7. Be tenacious: it takes a lot of hard work to succeed, but it takes even more than working hard—you must be tenacious, weathering obstacles and getting back up after each time you fall.
8. Inspire and be inspired by others: it can be tempting to envy others when they succeed, especially if they go farther than you, but it will not help you to succeed; commit to being an inspiration to others and use the success of others to get inspiration as well (Zimmerman, 2016).
Follow these 8 principles and you will find it hard to have anything but a growth mindset! You can see Courtney’s full article here.
For more specific techniques you can use to start building a growth mindset now, try these 25 suggestions from Saga Briggs (2015):
· Acknowledge and embrace your imperfections; don’t hide from your weaknesses.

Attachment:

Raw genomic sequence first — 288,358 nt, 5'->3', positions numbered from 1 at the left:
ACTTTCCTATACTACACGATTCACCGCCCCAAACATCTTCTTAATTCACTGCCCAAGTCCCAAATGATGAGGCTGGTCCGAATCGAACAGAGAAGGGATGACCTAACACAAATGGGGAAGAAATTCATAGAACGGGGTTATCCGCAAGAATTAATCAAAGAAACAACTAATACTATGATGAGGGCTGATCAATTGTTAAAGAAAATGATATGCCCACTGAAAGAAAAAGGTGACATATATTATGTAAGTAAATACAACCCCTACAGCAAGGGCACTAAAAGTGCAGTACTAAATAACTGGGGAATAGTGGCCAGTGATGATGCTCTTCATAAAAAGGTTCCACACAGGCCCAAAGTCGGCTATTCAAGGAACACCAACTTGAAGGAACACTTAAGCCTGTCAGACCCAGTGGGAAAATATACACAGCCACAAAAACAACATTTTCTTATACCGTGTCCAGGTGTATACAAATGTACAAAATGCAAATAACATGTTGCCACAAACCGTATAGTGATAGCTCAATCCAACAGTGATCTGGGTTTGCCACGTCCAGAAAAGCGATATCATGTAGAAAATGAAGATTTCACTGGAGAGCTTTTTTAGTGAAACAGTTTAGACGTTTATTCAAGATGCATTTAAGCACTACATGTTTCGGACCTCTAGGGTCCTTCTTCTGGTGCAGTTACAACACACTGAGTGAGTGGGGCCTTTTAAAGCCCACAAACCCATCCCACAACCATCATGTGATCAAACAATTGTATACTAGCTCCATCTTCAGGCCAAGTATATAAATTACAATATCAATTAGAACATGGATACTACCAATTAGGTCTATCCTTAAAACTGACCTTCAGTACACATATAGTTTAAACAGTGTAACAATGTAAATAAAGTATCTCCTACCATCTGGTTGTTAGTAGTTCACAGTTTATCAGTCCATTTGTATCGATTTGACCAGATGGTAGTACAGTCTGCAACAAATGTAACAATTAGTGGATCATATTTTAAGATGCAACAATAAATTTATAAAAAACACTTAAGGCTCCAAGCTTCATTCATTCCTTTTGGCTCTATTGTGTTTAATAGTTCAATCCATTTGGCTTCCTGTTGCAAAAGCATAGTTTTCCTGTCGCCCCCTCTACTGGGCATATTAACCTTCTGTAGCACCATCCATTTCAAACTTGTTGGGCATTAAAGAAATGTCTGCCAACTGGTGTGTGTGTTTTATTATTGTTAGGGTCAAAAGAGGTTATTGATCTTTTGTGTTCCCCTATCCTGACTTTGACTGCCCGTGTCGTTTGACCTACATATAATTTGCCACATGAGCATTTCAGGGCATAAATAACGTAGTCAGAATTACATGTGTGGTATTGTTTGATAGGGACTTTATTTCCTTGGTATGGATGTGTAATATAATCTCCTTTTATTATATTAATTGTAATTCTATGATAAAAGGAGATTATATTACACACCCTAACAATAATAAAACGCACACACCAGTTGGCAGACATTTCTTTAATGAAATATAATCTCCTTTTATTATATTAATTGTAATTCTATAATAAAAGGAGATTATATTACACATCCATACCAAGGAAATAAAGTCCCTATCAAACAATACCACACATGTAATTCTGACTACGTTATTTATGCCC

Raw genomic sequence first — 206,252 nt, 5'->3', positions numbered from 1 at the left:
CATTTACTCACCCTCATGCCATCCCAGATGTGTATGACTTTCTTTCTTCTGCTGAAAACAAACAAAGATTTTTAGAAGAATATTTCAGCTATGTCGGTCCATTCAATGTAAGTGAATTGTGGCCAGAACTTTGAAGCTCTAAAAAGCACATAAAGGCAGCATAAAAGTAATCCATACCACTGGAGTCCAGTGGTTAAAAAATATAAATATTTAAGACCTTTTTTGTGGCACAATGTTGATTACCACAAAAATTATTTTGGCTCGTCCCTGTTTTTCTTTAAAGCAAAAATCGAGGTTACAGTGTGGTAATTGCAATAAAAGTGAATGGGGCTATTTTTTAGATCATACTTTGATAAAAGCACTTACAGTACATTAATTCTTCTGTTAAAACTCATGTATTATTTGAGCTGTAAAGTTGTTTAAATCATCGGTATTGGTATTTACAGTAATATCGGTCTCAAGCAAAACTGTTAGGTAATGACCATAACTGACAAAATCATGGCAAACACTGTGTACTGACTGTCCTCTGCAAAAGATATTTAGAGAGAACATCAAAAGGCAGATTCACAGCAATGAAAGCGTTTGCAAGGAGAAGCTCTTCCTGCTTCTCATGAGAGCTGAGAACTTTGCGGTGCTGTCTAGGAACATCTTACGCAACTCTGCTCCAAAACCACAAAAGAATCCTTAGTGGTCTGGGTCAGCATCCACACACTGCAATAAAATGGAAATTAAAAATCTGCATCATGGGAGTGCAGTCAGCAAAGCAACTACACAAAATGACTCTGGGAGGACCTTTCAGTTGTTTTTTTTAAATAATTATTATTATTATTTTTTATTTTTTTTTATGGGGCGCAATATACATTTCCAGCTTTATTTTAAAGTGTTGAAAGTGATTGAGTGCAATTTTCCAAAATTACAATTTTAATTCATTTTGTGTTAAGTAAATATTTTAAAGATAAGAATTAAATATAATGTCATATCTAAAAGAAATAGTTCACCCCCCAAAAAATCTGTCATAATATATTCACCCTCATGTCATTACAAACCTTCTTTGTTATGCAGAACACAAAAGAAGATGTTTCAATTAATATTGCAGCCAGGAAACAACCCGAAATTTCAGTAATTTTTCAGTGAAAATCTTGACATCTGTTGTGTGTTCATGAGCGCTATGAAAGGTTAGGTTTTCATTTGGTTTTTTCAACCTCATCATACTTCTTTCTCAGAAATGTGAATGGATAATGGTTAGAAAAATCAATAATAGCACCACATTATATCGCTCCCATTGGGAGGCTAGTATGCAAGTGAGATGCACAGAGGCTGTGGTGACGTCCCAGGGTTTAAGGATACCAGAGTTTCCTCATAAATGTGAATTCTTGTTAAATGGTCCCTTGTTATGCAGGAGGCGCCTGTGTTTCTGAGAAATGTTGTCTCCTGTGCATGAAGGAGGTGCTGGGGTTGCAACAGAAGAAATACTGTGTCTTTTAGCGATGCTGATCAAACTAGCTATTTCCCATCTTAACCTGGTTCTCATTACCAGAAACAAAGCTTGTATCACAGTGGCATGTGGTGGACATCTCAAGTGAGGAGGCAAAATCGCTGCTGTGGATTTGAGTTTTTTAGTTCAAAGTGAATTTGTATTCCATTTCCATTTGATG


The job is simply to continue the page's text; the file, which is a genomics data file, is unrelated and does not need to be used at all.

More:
· View challenges as opportunities for self-improvement.
· Try different learning tactics and strategies; don’t consider any strategies one-size-fits-all.
· Keep up on the research on brain plasticity to continually encourage the growth mindset.
· Replace the word “failing” with the word “learning” in your vocabulary.
· Stop seeking approval for others, and prioritize learning over approval.
· Value the learning process over the end result.
· Cultivate a sense of purpose, and keep things in perspective.
· Celebrate your growth with others, and celebrate their growth as well.
· Emphasize learning well over learning quickly.
· Reward actions instead of traits.